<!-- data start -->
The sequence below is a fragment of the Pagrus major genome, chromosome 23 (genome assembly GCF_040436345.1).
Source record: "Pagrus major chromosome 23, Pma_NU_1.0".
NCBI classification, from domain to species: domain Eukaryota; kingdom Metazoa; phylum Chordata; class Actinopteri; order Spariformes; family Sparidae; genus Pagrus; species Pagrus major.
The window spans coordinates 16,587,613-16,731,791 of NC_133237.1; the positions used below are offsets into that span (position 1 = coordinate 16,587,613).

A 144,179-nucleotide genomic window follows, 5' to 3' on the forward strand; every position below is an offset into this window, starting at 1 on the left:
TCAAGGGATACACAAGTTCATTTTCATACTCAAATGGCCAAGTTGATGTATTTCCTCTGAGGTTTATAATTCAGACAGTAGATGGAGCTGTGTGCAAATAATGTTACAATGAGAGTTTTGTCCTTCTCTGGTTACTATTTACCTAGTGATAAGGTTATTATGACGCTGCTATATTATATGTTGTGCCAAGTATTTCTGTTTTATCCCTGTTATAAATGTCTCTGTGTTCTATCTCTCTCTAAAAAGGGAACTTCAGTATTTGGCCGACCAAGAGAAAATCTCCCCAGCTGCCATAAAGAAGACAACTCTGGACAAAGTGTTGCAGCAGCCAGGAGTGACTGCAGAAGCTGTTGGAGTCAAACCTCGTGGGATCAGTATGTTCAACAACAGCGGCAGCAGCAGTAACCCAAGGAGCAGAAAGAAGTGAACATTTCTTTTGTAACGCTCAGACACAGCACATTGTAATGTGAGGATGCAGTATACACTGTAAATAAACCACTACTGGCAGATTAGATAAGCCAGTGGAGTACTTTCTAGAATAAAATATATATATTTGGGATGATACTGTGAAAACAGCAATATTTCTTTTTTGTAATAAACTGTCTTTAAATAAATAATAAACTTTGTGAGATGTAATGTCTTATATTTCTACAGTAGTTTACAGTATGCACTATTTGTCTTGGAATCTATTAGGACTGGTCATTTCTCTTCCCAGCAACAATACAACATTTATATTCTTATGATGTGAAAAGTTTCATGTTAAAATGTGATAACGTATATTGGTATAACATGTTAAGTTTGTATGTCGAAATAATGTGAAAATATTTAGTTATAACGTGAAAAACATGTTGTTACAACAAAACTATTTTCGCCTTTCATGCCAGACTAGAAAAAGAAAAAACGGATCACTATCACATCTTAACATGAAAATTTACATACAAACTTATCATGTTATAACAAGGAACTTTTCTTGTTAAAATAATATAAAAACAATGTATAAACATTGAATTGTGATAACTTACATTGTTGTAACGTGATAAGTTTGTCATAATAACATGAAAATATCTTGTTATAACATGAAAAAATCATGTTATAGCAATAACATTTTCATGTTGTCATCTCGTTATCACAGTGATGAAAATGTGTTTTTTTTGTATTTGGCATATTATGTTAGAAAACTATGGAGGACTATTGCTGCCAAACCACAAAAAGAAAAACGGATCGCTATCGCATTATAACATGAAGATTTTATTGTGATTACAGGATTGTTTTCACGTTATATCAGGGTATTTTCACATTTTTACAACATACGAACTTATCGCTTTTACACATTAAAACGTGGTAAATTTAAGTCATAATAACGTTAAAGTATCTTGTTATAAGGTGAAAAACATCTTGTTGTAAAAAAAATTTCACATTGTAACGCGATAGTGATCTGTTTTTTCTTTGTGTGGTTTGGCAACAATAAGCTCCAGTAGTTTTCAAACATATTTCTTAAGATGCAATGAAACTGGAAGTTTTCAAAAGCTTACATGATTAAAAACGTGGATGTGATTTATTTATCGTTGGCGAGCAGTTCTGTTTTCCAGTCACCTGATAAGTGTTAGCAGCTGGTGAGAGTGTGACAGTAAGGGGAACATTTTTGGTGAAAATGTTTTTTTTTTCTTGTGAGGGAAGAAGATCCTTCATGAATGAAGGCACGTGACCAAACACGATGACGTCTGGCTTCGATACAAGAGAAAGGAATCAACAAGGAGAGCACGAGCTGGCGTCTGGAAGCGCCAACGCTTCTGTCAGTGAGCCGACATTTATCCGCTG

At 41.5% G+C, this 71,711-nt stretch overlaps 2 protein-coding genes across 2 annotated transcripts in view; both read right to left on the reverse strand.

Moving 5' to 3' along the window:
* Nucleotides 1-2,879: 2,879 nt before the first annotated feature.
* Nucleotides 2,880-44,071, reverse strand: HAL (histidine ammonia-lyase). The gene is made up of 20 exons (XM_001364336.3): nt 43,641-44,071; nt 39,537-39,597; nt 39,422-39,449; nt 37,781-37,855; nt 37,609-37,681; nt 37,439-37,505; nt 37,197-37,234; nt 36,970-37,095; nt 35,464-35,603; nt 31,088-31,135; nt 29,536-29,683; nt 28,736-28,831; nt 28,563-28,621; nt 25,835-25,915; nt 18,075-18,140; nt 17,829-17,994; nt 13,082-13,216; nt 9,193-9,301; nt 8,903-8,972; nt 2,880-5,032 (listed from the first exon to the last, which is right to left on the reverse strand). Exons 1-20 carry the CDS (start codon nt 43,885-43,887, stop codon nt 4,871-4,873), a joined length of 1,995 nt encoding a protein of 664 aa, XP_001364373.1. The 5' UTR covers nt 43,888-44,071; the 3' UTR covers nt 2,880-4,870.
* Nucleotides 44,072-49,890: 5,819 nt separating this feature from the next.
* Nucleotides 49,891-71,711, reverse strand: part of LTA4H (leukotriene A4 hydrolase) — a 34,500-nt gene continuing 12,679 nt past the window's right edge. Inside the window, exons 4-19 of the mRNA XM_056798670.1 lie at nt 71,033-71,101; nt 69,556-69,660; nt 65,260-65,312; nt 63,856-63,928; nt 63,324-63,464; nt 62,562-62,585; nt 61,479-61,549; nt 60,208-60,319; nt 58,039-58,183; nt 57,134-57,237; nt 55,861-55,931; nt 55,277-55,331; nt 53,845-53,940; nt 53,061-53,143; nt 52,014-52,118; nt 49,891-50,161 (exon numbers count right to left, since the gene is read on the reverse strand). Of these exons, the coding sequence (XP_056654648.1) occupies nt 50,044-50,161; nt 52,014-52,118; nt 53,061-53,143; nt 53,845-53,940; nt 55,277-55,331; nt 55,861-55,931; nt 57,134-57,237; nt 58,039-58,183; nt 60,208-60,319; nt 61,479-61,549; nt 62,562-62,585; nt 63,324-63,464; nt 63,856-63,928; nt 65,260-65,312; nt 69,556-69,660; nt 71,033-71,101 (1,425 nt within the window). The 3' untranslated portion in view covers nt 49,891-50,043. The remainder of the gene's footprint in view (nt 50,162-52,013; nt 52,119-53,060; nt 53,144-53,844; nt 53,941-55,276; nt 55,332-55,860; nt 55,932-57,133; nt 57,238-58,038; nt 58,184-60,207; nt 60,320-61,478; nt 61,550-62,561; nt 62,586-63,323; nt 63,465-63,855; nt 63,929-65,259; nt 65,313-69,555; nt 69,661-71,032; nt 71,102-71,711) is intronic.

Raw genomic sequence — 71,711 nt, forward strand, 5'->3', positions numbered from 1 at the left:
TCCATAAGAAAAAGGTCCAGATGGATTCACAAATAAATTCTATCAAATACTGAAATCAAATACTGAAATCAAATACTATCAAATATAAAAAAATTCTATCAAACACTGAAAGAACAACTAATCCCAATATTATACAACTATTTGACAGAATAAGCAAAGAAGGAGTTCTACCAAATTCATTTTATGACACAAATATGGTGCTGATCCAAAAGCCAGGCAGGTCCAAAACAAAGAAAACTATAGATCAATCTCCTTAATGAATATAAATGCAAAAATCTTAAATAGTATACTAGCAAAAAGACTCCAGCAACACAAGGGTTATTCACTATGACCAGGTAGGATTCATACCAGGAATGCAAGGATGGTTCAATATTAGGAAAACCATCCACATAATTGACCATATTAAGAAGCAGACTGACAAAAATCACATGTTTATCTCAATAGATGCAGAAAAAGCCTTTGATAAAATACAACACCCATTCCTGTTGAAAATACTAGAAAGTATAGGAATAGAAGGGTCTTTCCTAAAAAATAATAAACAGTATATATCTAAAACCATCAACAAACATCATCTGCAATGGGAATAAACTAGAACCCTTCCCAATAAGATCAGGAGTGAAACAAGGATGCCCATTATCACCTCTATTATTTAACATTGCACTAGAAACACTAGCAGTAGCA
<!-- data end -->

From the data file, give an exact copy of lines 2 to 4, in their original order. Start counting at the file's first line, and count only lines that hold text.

Source record: "Pagrus major chromosome 23, Pma_NU_1.0".
NCBI classification, from domain to species: domain Eukaryota; kingdom Metazoa; phylum Chordata; class Actinopteri; order Spariformes; family Sparidae; genus Pagrus; species Pagrus major.
The window spans coordinates 16,587,613-16,731,791 of NC_133237.1; the positions used below are offsets into that span (position 1 = coordinate 16,587,613).